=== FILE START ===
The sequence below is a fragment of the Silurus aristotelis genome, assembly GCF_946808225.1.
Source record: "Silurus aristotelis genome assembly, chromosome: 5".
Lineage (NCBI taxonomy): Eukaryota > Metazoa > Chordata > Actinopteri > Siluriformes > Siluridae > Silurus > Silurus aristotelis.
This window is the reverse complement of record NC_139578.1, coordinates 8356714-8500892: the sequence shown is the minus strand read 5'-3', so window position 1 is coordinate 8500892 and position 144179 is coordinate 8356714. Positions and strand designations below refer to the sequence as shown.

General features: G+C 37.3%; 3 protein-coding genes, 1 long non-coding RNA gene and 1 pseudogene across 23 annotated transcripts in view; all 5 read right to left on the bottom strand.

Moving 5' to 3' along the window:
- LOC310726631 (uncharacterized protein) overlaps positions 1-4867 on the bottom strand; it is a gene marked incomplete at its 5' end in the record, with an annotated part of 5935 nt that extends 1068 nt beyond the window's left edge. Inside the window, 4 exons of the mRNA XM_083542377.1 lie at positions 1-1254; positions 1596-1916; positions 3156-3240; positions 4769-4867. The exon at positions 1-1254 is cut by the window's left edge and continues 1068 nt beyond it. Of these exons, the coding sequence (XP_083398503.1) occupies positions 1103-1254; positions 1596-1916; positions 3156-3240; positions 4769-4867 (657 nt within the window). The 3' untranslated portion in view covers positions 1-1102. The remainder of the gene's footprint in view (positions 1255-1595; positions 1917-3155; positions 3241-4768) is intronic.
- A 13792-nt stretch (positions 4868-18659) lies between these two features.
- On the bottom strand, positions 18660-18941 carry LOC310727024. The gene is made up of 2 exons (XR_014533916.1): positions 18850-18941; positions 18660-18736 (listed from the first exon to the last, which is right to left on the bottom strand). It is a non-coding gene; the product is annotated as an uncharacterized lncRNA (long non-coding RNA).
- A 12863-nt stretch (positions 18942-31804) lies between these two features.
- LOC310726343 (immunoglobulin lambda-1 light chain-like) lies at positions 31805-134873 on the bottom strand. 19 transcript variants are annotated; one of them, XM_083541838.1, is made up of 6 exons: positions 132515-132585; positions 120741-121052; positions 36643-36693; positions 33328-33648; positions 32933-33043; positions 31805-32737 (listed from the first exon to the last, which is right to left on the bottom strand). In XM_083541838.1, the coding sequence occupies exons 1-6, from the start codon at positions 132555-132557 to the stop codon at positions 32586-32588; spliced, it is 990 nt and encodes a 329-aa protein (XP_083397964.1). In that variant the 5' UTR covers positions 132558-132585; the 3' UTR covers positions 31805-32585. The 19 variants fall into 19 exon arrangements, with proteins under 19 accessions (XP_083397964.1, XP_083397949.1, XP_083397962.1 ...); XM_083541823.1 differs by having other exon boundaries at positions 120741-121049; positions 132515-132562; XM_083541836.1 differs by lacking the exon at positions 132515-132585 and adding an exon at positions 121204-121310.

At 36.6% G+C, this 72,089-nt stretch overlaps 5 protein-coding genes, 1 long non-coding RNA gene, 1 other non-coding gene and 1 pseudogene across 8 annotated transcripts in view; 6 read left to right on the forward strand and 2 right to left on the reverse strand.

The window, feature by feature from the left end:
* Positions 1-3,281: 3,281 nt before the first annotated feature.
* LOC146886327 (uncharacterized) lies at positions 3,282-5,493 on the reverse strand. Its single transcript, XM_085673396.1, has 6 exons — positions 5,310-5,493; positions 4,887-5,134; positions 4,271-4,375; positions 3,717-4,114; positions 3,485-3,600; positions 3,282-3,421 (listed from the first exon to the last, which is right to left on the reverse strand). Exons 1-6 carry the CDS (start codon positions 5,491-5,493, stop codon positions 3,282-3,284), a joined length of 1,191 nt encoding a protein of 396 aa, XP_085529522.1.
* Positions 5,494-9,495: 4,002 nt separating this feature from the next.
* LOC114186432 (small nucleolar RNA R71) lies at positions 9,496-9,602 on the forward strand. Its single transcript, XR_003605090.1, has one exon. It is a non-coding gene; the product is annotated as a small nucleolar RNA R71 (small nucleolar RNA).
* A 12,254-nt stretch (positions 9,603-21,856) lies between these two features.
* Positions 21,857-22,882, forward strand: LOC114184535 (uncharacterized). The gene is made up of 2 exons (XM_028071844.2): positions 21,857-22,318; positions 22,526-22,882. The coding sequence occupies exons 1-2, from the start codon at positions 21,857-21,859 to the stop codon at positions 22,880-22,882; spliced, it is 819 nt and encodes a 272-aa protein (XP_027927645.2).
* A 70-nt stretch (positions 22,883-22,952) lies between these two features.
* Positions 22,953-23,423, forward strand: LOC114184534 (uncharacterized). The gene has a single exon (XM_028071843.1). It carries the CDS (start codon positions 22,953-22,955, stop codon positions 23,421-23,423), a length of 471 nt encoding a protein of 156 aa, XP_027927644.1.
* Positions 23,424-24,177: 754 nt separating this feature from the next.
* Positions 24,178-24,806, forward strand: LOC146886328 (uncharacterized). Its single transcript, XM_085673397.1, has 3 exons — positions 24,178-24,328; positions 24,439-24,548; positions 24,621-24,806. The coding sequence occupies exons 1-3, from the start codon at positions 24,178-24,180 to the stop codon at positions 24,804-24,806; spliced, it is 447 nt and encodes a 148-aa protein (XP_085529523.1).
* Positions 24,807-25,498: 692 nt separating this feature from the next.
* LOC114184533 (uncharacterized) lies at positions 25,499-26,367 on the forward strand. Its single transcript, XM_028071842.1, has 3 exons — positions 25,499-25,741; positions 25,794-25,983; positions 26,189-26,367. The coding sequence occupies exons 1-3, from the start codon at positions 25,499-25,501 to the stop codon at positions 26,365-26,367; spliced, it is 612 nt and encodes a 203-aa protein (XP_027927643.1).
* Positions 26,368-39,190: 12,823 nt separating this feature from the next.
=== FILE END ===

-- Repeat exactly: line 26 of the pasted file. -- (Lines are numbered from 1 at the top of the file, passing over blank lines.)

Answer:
* Positions 26,368-39,190: 12,823 nt separating this feature from the next.